Wilson Blade Countervail Review
Wilson constructed the frame of the Wilson Blade 98 out of braided graphite and basalt which are both lightweight yet strong materials. By using a combination of two materials, the Blade 98 can flex slightly more which increases the contact area between the ball and the strings.
The Countervail name refers to the strands of carbon fiber woven into the frame of this tennis racquet. Wilson designed it in order to dampen shocks to the arm and reduce muscle fatigue during play without affecting the feel.
While the Wilson Blade CV is very comfortable and does not transmit much vibrations (making it good for players who have tennis elbow), on the court you’ll experience a slightly muted feel when hitting the ball.
The Wilson Blade CV also features parallel drilling which claims to provide a more consistent response from the string bed while also increasing the sweet spot.
It does this by drilling the grommet holes such that they are parallel to each other(hence the name parallel drilling). This method results in additional string movement which increases the size of the sweet spot.
The Wilson Blade 98 also incorporates Wilson’s Amplifeel technology which reduces vibrations throughout the frame in order to enhance player feel and comfort. This vibration dampening technology specifically helps people who suffer from joint pain and tennis elbow.
Wilson Blade Countervail vs Wilson Blade v7
So, what are the differences between the Wilson Blade Countervail and the Wilson Blade v7?
Both racquets feature a passion for power and are designed for aggressive players who like to put more power into every shot.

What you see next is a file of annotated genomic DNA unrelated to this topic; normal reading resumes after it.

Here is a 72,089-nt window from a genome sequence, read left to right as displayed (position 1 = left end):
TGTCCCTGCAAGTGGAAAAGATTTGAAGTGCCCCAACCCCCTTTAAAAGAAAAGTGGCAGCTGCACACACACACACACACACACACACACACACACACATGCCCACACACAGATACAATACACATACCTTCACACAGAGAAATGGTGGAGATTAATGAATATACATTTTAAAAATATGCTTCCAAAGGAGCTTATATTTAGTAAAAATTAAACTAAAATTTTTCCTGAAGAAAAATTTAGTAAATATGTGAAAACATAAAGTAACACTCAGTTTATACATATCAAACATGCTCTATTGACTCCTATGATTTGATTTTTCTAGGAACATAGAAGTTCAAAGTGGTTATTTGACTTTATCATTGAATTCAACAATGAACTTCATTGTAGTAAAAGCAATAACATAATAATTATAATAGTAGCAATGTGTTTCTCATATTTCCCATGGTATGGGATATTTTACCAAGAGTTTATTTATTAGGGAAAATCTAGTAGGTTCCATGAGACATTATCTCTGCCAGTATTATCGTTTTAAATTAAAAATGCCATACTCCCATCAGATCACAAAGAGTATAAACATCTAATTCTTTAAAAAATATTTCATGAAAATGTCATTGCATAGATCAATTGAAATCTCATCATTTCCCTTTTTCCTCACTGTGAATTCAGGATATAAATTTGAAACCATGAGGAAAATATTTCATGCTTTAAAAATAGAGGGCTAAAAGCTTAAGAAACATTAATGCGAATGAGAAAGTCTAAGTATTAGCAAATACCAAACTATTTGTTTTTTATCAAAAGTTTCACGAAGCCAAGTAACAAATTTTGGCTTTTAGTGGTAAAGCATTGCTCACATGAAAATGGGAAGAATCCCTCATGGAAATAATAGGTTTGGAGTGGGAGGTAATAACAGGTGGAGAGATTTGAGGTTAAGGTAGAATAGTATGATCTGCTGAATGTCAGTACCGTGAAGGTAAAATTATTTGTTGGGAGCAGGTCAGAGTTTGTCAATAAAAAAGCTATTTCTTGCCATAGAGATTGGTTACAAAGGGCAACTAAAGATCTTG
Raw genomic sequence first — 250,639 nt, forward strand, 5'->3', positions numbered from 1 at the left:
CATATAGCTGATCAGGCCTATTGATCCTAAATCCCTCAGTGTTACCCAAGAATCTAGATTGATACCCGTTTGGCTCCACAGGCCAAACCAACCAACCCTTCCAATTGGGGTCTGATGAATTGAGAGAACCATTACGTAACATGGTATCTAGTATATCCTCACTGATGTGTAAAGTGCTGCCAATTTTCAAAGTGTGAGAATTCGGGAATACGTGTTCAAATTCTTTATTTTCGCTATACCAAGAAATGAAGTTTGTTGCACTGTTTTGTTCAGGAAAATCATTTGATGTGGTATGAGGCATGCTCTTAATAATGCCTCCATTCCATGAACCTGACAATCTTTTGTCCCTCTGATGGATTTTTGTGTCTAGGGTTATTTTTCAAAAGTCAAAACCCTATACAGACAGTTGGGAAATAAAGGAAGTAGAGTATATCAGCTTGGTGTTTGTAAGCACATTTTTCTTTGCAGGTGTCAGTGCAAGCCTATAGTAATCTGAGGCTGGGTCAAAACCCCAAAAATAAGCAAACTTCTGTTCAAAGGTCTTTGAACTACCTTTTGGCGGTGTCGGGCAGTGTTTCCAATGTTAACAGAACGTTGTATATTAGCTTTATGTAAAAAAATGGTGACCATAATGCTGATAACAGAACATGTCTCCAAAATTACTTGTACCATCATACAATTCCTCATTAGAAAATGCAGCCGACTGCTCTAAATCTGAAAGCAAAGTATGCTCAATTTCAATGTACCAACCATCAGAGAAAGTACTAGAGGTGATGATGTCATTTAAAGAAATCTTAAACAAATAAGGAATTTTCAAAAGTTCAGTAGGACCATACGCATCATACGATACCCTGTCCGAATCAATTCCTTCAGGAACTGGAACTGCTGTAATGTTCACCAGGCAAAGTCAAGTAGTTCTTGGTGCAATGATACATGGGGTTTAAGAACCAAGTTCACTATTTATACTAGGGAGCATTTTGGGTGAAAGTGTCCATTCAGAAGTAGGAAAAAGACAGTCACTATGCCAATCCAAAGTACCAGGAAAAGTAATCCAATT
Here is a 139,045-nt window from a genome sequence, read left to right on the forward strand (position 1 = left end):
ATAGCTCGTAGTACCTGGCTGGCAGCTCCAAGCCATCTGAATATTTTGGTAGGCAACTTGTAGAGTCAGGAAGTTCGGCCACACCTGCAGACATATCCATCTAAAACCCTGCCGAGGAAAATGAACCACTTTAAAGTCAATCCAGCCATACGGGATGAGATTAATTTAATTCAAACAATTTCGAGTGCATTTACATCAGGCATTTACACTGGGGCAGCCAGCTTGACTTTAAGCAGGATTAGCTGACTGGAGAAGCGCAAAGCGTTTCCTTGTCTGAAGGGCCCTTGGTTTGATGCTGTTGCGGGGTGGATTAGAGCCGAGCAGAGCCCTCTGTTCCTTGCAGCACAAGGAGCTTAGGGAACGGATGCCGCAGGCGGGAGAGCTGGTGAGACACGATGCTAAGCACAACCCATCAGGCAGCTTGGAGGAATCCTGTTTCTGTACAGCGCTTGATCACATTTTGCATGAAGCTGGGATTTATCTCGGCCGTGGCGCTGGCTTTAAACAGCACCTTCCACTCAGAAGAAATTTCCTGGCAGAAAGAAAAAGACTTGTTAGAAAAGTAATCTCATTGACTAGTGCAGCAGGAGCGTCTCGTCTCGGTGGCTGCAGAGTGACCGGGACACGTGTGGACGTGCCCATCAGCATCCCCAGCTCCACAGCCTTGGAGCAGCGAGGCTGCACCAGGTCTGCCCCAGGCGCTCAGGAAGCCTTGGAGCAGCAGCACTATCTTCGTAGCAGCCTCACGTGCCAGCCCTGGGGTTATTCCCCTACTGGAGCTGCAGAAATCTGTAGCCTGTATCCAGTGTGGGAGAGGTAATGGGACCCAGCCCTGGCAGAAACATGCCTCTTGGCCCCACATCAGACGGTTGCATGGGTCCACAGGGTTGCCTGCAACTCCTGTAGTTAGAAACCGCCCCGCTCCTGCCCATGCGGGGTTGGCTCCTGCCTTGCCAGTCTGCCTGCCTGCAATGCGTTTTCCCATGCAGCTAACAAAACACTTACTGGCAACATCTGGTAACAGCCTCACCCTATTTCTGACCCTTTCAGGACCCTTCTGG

If we look at the technical specs of both racquets, we can see some minor differences.
|Wilson Blade V7||Wilson Blade Countervail|
|Balance||4 pts HL||3 pts HL|
On the court, you can feel the slight differences in specifications. The Wilson V7 is more flexible, more comfortable, and provides better feel of the tennis ball than the Wilson Blade Countervail.
A big complaint of the Wilson Blade CV is that it provided a muted feel of the ball while playing. With the Wilson Blade v7, you’ll be able to feel the tennis ball against the strings and effortlessly apply spin.
The increased flexibility does not come at a cost though. Compared to the Wilson Blade Countervail, the Blade V7 does have slightly reduced power. On the court, you’ll have to swing through the ball a little more.
If you have a two handed backhand, you’ll notice a difference between the two immediately. The Wilson Blade V7 has a slightly longer handle making it more comfortable for players who have a two handed backhand.
Older Versions of the Wilson Blade
Holding this racket as you walk onto the court, you can feel the slight heft of the racket in your hand. It’s by no means heavy though coming it at a weight of 11.3 ounces.